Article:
How the US responds to the Russian proposal will be a key test of the Obama administration’s willingness to bolster the conventions that attend the global status quo.  Failing the test would constitute a true “reset,” not only of our relations with Russia but of our stature with the rest of the world.  We can hope that the conventional diplomatic thinkers at State and NSC win out over the advocates of non-hostile kinetic military action.  Neither will guarantee protection of the suffering Syrian people from their government – but the consequences of the NHKMA option in Syria would be exponentially worse than in Libya.

J.E. Dyer’s articles have appeared at Hot Air’s Green Room, Commentary’s “contentions,Patheos, and The Weekly Standard online.

20 thoughts on “Syria, Turkey, Iran: It’s on”

  1. the US is best served by ignoring the Russian attempt to calm the situation and instead act quietly while it boils over.

    let the Saudis and the Turks do the talking and let them enlist the Arabs to engage the Syrians, the Iranians, and Hezbollah et al rather than serve as the usual scapegoat.

    We’ll do just fine keeping our talk directed squarely against a Syrian regime shooting protesters and we can allow the Iranians to talk themselves into proofing that the blood of Syrian citizens is also on Iranian hands.
    If the Iranians want to try to insult the Turkish government by branding them a “subcontractor of U.S. policy” as they did a few days back. all the better.

    Iranian influence in the Middle East continues to erode.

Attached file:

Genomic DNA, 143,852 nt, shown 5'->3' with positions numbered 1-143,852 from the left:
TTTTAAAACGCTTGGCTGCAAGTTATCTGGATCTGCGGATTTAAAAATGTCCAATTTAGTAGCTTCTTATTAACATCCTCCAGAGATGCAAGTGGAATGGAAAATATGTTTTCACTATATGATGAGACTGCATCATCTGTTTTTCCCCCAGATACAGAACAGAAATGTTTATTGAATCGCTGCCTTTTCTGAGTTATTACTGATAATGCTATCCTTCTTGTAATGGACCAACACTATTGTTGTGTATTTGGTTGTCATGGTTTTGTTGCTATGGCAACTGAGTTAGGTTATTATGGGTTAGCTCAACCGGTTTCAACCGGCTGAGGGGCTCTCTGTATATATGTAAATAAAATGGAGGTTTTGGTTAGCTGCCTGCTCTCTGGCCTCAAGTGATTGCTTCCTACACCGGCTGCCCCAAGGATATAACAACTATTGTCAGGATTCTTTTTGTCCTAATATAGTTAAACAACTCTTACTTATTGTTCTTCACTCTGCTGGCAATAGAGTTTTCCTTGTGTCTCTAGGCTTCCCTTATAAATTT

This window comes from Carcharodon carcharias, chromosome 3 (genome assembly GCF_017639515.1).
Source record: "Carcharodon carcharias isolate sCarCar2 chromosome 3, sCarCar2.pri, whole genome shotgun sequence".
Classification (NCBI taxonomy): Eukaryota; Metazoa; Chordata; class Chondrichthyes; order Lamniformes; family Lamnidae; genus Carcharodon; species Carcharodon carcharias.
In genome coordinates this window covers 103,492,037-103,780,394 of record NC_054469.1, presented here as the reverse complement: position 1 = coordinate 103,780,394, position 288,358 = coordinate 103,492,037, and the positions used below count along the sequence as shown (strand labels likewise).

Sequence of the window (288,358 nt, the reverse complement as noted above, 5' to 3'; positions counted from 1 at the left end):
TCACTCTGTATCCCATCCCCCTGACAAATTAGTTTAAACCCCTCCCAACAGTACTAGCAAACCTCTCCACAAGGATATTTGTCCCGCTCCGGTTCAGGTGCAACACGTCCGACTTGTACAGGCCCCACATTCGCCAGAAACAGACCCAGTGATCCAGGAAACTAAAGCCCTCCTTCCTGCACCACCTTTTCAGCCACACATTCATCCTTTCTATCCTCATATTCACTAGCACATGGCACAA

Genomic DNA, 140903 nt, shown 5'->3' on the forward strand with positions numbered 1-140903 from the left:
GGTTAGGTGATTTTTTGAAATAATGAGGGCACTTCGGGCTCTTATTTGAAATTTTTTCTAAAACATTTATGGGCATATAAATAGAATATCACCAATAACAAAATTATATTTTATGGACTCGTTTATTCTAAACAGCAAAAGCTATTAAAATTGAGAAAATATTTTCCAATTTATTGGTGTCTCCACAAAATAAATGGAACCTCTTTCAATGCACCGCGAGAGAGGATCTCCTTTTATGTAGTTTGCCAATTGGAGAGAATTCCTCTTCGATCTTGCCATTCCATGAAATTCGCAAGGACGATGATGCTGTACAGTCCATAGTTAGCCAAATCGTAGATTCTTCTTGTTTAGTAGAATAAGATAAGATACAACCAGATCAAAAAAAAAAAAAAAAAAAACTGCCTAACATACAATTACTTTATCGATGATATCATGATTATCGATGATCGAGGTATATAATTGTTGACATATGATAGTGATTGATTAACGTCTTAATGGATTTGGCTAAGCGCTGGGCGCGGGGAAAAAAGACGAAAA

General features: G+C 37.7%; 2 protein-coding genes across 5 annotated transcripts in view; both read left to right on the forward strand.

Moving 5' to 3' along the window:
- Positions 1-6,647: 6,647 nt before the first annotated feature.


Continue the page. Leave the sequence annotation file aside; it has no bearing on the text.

2. “it’s certainly better than laying out a red carpet for a Turkish military deployment into Syria. Iran probably sees that as well.”

    I’m not expert enough to see the the ramifications down the road of a Turkish deployment in Syria – significant though they may well be. However, I can see a big positive from it – it means probably that Assad is out. If the Iranian proxy Assad out, it is a blow to Iran and their “revolution.” A blow to Iran is good for the world.

    fuster, you and I don’t usually agree, but I see some logic in what you say above. I’ve got a question – many on the Left like to claim that the Iraq invasion emboldened Iran more than anyone. You say that Iran’s influence continues to erode. In your opinion, was the Iraq War the boon to Iran like many liberals suggest?

    1. yes, it was. it was a HUGE propaganda boost for their anti-Americanism and allowed them a lot of time and scope to work on their nuclear weapons program.

      as well, they built up a great deal of influence in Iran. they’ve got a LOT of influence on the current Iraqi government headed by Malaki (as well as the Sadrists).

      Malaki is about the only guy still putting out the bs that Assad is being challenged by people disloyal to Syria.

      1. fuster, You say that Iran’s influence in the ME continues to erode. What is causing that in your opinion?